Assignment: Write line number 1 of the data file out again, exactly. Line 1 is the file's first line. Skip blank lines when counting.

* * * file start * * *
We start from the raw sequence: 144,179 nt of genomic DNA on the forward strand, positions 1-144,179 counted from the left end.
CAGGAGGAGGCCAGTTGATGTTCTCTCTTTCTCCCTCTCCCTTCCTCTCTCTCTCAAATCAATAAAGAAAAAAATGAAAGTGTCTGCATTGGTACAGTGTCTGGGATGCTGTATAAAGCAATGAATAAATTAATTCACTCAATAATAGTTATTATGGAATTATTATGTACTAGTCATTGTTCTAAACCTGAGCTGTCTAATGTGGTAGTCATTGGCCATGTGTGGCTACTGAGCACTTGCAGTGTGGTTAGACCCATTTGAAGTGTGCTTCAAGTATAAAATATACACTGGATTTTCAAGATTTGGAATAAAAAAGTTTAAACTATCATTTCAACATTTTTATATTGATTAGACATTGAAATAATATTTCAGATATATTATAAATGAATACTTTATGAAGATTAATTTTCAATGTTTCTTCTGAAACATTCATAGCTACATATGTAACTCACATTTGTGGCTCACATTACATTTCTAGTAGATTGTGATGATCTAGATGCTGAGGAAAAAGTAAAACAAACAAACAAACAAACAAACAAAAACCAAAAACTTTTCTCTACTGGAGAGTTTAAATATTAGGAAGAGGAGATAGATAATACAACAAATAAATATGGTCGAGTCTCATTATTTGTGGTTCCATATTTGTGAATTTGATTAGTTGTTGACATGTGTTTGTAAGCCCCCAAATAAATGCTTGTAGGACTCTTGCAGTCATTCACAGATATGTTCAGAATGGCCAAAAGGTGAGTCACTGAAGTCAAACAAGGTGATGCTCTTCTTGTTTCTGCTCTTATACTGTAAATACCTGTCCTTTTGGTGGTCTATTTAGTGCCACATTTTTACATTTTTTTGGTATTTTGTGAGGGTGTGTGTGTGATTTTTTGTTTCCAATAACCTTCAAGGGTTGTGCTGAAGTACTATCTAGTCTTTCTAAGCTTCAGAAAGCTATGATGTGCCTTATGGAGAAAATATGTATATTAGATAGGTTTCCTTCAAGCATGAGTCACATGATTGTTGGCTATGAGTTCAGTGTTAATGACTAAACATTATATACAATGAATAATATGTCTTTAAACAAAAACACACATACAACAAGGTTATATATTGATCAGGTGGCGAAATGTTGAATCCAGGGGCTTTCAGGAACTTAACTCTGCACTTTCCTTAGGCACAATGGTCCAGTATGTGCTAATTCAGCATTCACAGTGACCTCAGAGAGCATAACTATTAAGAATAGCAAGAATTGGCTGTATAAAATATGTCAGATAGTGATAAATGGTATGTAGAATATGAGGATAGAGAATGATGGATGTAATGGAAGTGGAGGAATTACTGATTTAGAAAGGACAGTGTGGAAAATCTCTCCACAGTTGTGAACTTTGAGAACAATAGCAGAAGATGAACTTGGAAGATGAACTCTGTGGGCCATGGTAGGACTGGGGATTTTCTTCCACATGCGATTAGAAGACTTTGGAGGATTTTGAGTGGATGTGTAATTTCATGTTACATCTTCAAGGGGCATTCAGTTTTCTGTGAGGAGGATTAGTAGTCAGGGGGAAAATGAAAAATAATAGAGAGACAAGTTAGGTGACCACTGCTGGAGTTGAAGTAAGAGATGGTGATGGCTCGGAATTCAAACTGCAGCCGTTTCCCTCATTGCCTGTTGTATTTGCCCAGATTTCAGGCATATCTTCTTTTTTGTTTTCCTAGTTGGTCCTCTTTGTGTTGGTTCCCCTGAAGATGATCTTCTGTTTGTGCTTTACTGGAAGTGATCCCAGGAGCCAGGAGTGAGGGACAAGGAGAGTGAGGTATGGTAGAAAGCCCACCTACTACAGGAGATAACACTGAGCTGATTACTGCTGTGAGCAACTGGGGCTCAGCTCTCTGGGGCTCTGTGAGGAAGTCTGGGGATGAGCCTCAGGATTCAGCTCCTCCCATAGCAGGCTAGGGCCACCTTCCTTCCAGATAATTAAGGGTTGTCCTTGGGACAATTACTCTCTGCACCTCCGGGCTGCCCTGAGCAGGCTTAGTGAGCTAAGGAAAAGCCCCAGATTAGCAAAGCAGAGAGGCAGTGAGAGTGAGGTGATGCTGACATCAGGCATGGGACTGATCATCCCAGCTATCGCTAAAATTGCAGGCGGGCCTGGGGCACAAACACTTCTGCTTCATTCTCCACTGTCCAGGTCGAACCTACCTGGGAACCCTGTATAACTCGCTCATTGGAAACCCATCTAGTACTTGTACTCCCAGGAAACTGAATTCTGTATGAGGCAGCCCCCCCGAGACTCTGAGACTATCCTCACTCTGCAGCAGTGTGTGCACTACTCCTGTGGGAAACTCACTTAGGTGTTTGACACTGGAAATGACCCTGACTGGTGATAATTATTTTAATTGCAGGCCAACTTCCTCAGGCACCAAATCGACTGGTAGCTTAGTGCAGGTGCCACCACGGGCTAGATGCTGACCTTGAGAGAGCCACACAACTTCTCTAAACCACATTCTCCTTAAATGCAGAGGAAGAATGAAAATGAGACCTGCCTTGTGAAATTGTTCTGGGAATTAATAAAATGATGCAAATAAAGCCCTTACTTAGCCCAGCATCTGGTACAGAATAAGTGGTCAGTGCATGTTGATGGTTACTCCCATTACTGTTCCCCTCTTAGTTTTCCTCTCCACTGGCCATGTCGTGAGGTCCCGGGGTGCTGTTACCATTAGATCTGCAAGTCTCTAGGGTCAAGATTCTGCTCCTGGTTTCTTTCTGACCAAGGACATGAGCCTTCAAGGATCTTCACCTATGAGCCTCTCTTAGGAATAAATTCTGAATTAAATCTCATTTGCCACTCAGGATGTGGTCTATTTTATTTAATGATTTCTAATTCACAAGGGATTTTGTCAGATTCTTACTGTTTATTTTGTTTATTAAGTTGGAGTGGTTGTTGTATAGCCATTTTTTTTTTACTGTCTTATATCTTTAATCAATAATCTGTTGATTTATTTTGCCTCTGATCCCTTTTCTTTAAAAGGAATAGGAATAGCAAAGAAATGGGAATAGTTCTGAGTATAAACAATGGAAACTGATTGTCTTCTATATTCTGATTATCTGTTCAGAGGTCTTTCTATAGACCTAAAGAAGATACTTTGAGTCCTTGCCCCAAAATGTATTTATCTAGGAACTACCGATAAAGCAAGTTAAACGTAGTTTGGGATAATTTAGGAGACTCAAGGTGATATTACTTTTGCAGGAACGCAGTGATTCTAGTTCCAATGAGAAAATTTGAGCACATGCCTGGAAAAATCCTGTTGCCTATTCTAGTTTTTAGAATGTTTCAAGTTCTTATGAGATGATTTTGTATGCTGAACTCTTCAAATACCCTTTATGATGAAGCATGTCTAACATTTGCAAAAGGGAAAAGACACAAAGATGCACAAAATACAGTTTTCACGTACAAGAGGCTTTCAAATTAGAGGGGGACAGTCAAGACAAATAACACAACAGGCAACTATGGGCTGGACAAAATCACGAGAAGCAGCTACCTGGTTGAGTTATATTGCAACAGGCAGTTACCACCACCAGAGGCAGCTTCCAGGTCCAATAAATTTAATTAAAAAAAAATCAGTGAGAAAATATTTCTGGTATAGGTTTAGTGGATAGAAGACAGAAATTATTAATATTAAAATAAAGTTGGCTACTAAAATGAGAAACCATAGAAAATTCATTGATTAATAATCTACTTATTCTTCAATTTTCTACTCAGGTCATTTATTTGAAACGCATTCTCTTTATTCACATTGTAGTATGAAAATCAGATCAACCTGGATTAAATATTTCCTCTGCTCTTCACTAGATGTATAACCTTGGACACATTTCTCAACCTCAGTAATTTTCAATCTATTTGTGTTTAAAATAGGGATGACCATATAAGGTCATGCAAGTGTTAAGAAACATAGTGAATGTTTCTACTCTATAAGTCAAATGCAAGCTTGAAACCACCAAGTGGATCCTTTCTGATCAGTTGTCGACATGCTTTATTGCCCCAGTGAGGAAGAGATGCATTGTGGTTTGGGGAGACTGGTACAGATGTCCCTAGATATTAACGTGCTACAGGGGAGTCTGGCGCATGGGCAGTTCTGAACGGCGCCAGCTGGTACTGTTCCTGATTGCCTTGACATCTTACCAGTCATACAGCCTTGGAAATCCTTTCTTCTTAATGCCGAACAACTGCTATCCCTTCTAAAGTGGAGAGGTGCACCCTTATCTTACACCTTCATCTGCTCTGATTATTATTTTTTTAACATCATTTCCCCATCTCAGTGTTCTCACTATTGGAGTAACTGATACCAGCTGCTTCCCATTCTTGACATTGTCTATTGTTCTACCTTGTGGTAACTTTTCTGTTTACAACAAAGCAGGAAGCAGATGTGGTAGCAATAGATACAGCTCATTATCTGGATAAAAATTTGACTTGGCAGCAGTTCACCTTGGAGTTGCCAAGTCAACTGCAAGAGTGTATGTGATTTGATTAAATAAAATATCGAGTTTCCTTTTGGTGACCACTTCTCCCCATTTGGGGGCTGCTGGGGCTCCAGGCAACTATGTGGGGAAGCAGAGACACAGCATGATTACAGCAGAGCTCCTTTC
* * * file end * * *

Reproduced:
We start from the raw sequence: 144,179 nt of genomic DNA on the forward strand, positions 1-144,179 counted from the left end.